Isoform-Specific Regulation and Localization of the Coxsackie and Adenovirus Receptor in Human Airway Epithelia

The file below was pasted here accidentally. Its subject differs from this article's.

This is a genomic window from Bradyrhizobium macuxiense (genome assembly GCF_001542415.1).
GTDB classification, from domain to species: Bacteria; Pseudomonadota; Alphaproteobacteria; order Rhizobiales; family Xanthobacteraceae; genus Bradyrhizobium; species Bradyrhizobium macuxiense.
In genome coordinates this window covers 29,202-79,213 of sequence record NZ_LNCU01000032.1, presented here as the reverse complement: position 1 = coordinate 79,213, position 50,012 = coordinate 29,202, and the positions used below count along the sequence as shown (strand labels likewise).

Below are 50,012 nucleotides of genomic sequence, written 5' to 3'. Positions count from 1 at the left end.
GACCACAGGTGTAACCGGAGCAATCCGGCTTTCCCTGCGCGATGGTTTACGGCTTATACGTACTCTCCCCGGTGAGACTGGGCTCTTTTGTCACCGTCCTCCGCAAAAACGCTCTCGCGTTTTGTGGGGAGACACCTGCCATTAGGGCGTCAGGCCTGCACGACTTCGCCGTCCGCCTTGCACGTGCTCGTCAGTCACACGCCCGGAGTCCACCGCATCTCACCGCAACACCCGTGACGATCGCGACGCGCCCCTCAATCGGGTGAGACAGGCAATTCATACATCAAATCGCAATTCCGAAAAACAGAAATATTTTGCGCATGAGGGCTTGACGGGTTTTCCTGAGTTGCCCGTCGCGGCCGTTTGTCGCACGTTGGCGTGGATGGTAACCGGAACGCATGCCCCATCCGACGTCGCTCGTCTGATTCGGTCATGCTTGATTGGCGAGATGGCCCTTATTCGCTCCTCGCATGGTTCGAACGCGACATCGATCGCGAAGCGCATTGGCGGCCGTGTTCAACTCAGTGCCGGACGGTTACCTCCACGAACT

Adenovirus is an important respiratory pathogen. Adenovirus fiber from most serotypes co-opts the Coxsackie-Adenovirus Receptor (CAR) to bind and enter cells. However, CAR is a cell adhesion molecule localized on the basolateral membrane of polarized epithelia. Separation from the lumen of the airways by tight junctions renders airway epithelia resistant to inhaled adenovirus infection. Although a role for CAR in viral spread and egress has been established, the mechanism of initial respiratory infection remains controversial. CAR exists in several protein isoforms including two transmembrane isoforms that differ only at the carboxy-terminus (CAREx7 and CAREx8). We found low-level expression of the CAREx8 isoform in well-differentiated human airway epithelia. Surprisingly, in contrast to CAREx7, CAREx8 localizes to the apical membrane of epithelia where it augments adenovirus infection. Interestingly, despite sharing a similar class of PDZ-binding domain with CAREx7, CAREx8 differentially interacts with PICK1, PSD-95, and MAGI-1b. MAGI-1b appears to stoichiometrically regulate the degradation of CAREx8 providing a potential mechanism for the apical localization of CAREx8 in airway epithelial. In summary, apical localization of CAREx8 may be responsible for initiation of respiratory adenoviral infections and this localization appears to be regulated by interactions with PDZ-domain containing proteins.
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